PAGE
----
Friday, 27 May 2011
Malc's MG Magna
I had to smile at the above advert given the fact that a Magna was the only car Malc ever possessed which he unsurprisingly managed to write off! Day says in his biography that Malc 'disembowelled it on a great tombstone of a rock'(Day, 181).The car was acquired by Lowry from Tom Forman, to whom Ultramarine was dedicated. Jan Gabrial recalled the car in her book about her time with Malc; "He'd wrecked his short-lived MG Magna, but was fortunately unhurt. Thank God I had not been with him when he crashed!"
The car does creep into Malc's work; "......The English "King's Parade" voice, scarcely above him, the Consul saw now, of an extremely long low car drawn up beside him, murmurous: an mg Magna.....Under The Volcano 79; in October Ferry; "Nor their towing the MG away — it was still the same one (and one of the few of its kind, that special 1932 four-seater convertible MG Magna "University" model), like the sporting hearse..." (115)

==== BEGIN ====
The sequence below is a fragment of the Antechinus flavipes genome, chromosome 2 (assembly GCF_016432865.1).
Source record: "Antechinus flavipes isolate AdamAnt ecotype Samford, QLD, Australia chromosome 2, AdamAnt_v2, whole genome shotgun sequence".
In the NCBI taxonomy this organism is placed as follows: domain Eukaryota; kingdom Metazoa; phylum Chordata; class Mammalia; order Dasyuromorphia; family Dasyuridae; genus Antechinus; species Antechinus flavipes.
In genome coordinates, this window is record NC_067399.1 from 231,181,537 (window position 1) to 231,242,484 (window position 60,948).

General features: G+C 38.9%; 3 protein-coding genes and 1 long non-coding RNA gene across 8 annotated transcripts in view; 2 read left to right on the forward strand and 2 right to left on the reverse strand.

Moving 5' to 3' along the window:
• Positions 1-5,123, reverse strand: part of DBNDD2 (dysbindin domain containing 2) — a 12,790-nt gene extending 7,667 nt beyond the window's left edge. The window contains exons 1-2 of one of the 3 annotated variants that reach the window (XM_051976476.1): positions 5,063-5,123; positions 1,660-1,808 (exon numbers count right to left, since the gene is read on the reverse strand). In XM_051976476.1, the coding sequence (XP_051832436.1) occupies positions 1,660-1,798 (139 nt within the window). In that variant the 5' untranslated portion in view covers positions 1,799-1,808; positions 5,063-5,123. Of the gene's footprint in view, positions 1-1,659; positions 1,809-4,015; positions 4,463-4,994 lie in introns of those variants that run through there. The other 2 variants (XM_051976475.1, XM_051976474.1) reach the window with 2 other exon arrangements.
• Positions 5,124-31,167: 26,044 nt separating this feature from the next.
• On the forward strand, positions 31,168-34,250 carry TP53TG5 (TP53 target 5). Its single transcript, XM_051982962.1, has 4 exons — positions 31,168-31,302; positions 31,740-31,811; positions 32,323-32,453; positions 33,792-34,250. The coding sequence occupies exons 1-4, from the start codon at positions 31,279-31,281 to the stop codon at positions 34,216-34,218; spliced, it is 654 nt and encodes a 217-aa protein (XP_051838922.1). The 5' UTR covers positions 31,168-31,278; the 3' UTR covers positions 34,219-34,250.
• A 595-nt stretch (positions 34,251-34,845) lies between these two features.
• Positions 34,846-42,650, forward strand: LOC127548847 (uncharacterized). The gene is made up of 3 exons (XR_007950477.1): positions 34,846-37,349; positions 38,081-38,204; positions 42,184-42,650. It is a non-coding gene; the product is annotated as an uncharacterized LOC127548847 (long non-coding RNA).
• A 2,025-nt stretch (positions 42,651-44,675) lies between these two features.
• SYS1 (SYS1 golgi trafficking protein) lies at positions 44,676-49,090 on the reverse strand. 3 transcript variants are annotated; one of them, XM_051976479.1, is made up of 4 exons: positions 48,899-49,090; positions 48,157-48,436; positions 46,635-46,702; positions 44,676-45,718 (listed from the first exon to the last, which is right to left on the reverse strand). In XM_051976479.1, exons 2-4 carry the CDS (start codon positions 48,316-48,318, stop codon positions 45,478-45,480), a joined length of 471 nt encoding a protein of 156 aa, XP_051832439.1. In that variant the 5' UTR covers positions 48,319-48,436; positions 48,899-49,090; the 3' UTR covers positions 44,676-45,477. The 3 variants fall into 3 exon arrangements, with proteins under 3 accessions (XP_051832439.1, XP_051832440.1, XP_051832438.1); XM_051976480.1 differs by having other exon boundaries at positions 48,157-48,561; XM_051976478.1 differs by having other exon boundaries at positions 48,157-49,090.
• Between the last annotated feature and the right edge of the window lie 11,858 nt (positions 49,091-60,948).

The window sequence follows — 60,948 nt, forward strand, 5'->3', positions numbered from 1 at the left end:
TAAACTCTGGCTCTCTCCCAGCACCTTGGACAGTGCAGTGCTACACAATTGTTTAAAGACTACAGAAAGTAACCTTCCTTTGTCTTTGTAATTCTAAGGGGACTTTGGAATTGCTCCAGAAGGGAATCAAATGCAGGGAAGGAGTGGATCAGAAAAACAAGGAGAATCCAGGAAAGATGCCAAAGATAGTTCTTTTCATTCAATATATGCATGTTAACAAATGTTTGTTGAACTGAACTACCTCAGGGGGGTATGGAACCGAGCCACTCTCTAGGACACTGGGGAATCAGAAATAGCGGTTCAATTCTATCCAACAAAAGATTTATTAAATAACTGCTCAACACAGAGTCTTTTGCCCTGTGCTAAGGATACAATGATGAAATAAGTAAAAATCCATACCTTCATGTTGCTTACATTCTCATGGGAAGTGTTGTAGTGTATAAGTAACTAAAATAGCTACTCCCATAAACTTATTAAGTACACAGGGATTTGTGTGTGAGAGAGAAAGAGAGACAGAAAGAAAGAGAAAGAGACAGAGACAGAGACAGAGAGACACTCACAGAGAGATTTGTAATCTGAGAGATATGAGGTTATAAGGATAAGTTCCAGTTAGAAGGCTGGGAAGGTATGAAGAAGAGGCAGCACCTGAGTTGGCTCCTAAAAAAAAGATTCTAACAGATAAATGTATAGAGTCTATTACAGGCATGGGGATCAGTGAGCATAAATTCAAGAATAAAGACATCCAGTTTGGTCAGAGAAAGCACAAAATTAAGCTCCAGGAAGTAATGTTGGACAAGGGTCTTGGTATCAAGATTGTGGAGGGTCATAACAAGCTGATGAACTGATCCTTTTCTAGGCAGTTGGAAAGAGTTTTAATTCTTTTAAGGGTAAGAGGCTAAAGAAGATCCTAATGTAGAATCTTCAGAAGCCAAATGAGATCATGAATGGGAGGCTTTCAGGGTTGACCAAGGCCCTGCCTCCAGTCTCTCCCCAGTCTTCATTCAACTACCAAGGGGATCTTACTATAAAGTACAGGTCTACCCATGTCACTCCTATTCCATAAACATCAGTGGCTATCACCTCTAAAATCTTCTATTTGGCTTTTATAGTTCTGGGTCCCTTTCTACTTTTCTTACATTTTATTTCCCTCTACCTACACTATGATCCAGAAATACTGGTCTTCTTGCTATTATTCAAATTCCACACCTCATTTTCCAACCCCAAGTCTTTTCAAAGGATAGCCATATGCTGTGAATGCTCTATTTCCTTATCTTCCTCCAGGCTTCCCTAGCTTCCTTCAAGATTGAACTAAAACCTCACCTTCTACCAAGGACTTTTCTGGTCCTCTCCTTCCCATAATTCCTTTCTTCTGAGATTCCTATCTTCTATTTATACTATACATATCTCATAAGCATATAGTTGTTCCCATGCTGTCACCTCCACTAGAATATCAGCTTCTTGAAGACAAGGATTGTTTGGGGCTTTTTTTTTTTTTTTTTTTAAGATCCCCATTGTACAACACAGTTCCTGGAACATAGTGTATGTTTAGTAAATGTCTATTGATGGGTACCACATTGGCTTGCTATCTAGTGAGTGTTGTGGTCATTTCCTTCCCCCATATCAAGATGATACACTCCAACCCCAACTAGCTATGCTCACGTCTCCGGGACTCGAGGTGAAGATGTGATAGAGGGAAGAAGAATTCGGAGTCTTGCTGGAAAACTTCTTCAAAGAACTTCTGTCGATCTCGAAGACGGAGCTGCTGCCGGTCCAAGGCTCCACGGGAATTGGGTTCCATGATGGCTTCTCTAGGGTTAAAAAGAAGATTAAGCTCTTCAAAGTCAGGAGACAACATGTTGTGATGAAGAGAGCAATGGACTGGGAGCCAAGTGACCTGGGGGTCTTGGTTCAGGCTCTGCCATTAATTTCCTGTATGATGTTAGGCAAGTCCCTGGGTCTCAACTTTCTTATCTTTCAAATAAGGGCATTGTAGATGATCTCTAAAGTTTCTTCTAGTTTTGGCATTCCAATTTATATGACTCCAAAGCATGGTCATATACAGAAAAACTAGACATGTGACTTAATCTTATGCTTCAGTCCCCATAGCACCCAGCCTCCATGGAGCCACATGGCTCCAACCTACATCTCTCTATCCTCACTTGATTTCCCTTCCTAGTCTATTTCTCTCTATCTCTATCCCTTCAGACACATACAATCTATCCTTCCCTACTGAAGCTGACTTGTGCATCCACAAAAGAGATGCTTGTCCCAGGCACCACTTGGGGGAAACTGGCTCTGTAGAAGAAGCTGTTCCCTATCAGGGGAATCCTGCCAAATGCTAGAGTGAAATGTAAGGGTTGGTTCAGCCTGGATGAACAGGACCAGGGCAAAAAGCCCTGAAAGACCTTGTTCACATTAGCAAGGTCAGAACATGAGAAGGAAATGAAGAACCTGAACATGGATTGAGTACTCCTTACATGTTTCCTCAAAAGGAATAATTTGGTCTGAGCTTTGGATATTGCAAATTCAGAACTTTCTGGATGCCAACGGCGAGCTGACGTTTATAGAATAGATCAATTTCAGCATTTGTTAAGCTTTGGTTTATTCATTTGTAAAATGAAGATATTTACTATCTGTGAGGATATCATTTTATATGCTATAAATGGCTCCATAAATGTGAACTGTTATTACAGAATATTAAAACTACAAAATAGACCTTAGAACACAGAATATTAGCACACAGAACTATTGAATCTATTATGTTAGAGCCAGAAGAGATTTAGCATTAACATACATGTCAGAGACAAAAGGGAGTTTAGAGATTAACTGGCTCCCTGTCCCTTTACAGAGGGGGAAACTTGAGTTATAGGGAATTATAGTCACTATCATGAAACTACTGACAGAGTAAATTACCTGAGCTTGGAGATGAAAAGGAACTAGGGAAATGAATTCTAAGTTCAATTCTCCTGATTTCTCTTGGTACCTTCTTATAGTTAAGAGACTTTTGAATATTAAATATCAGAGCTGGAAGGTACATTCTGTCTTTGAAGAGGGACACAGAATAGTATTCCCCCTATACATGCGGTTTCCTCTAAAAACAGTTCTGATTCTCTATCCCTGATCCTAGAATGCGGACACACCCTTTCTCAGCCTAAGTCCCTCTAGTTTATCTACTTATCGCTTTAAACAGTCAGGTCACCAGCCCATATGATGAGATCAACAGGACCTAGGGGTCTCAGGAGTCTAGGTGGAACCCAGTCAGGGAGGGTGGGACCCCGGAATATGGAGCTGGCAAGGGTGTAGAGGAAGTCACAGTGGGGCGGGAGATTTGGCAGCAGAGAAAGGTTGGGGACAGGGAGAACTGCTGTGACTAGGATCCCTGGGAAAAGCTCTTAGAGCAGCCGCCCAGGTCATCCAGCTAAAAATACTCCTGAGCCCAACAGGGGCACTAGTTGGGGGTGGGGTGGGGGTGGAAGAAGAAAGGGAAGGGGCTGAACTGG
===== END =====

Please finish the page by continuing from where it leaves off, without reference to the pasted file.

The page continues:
It was not until September 1931 that the first 12 horsepower Magna was introduced, known as a 'light six'. This car was to be the MG Car Company's venture into the smoother running six cylinder sports car market. The six cylinder cars were however to be produced in relatively small numbers compared to the Midgets of the era as they did not generate quite the same affection. Performance wise, although smooth, they did not give quite the exhilaration of the smaller MGs. The appeal for the six cylinder cars was nonetheless understandable when you consider that most of the 1930s cars had solidly mounted engines and non synchromesh gearboxes and when directly compared with their four cylinder counterparts, the 'light sixes' ran far smoother with far less vibration. The first and the most popular of the Magnas was the F type which had a production run of 1250 cars. The car was basically a C type that was stretched by 10" in length and it was powered by an M type engine that had two extra cylinders 'tacked' on. The hefty power unit was derived straight from the Wolseley Hornet but was cunningly camouflaged externally by MG engineers. Twin carburettors helped to produce a modest 37 bhp and performance was adequate, certainly not startling, however the car sold well if only because it looked the part. There were two body styles available, a four seat tourer and a close coupled salonette. 1250 cars were produced in just over 12 months which was a good figure by MG standards. An improved model was introduced at the 1932 Motor Show with better, larger brakes. In total 129 of these were produced either in two seater form, known as the F2 or in four seater guise designated the F3. Read more on MG Owners Club